Tuesday, April 08, 2008

Financial crises and Recession risks

The current financial crises problem is a problem of capital destruction leading to recessionary risks.

The destruction of capital is happening at financial institution level and individual level. At the financial institutional (FI) level - where brokers who have guranteed capital (i.e. deals etc) are finding it diffficult to fund these commitments. At the individual level wherein individuals are finding it difficult to repay their debt.

The government and quasi- government institutions are targeting relief efforts at the first level. This is primarily to avoid a systemic default and thereby keep a channel open for aid to reach the second level. It is also logistically difficult to address the individuals directly. The recessionary risk, consequently, also attacks two levels - firms (broader than FIs) and individuals. The capital destruction puts a lot of strain on spending plans of firms making them costly. This also puts strain on individuals' spending plans. A slowdown in the consumer spending is catastrophic for an economy like US.

Now given the eminent slowdown in consumer spending, the FIs go into a mode of self preservation. They push the risks down the chain - through higher interest rates, higher equity contribution for same level of spending. This prevents the government aid from reaching to the individual (where it should actually flow). In fact even if now government were to push aid to individuals - institutions will nullify the effect by cornering higher share of the pocket from individuals for repayment.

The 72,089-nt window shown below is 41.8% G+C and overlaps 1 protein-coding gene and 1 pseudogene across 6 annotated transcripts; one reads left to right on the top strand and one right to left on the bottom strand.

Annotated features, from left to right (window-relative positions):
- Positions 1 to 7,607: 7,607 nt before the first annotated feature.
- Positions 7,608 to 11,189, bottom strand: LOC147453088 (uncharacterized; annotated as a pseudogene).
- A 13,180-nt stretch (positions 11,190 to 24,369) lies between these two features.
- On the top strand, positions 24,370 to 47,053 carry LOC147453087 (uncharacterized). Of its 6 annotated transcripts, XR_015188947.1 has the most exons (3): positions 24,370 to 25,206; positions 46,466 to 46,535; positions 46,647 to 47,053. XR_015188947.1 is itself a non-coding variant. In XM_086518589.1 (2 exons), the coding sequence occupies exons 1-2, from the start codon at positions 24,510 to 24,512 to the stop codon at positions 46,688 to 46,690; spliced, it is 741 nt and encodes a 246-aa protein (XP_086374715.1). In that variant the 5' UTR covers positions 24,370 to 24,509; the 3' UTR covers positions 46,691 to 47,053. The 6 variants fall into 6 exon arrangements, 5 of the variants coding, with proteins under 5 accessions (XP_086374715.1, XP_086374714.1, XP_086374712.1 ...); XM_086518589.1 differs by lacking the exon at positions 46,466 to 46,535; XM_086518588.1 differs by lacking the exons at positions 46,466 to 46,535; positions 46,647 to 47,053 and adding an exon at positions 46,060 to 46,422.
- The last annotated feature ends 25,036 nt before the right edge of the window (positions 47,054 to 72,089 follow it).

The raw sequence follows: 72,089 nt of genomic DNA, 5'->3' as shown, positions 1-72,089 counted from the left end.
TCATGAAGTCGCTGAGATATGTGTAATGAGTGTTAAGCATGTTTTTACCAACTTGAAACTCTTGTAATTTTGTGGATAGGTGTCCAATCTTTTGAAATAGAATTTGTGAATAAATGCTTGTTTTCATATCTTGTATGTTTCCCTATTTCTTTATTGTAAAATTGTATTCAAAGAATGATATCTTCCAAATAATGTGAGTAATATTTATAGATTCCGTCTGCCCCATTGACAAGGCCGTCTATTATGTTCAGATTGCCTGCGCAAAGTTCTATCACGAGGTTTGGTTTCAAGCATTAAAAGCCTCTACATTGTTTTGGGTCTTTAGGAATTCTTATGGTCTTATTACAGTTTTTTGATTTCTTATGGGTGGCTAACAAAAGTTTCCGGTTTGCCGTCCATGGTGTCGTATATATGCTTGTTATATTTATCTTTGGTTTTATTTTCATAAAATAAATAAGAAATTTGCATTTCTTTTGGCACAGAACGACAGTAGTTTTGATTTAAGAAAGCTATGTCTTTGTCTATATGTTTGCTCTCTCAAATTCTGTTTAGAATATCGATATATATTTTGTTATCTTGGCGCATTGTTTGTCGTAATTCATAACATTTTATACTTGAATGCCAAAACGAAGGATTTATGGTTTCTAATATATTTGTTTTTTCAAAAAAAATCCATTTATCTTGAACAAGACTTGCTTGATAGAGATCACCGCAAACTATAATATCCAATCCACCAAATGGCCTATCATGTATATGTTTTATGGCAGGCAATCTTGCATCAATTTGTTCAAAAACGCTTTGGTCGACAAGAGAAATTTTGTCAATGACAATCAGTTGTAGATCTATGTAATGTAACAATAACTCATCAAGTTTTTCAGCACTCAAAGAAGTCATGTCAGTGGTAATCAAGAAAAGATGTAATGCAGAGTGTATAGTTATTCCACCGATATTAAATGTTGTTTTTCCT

This is primarily (and simplistically) why no recession-avoiding efffort will be of any use. The only beneficiaries will be share holders of financial institutions. Even those can realise the value in the longer term. In fact this aggravates the probability of recession by pressurising the marginal borrowers (who were good but just so) because of higher interest cost. The situation parallels that shown in movie Titanic where the people on rescue boats refused lower class passengers letting them drown to protect themselves. Fed has given the boat to the FIs and most likely FIs wont allow anyone (individuals) to get on board. The individuals will either drown sooner or later in the sea of debt! Here comes the iceberg - all hands to the bridge!

The best the regulator can do is to efficiently catalyze the process - i.e. lessen the pain on the down swing and push the economy back on to growth track.